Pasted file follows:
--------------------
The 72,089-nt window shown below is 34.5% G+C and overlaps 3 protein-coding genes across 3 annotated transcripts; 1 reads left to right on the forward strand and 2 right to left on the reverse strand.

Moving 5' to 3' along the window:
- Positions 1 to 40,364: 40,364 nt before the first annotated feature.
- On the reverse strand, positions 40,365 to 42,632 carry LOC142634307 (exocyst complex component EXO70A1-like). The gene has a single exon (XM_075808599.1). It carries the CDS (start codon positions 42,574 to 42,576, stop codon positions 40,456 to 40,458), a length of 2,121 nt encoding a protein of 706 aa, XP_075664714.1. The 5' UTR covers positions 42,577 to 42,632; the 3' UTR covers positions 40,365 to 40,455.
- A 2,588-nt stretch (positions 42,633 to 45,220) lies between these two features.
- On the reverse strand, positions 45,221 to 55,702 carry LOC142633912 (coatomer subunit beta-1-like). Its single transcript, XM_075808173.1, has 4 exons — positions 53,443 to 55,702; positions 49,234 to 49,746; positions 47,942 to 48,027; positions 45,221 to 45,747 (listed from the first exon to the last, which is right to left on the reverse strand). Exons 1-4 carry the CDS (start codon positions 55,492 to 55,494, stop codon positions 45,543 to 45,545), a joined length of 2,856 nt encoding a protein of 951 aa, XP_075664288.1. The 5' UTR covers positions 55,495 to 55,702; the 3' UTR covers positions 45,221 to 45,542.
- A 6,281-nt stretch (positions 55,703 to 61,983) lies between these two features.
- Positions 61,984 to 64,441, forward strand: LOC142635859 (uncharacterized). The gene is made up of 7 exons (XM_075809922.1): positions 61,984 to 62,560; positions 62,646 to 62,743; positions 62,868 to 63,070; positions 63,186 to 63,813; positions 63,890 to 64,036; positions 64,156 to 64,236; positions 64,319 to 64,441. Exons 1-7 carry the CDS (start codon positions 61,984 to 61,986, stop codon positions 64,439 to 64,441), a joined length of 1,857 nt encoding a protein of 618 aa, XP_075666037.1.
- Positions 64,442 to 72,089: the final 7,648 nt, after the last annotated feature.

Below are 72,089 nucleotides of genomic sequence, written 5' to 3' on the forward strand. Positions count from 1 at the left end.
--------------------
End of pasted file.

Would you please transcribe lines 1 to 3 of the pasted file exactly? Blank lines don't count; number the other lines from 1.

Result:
The 72,089-nt window shown below is 34.5% G+C and overlaps 3 protein-coding genes across 3 annotated transcripts; 1 reads left to right on the forward strand and 2 right to left on the reverse strand.

Moving 5' to 3' along the window:
- Positions 1 to 40,364: 40,364 nt before the first annotated feature.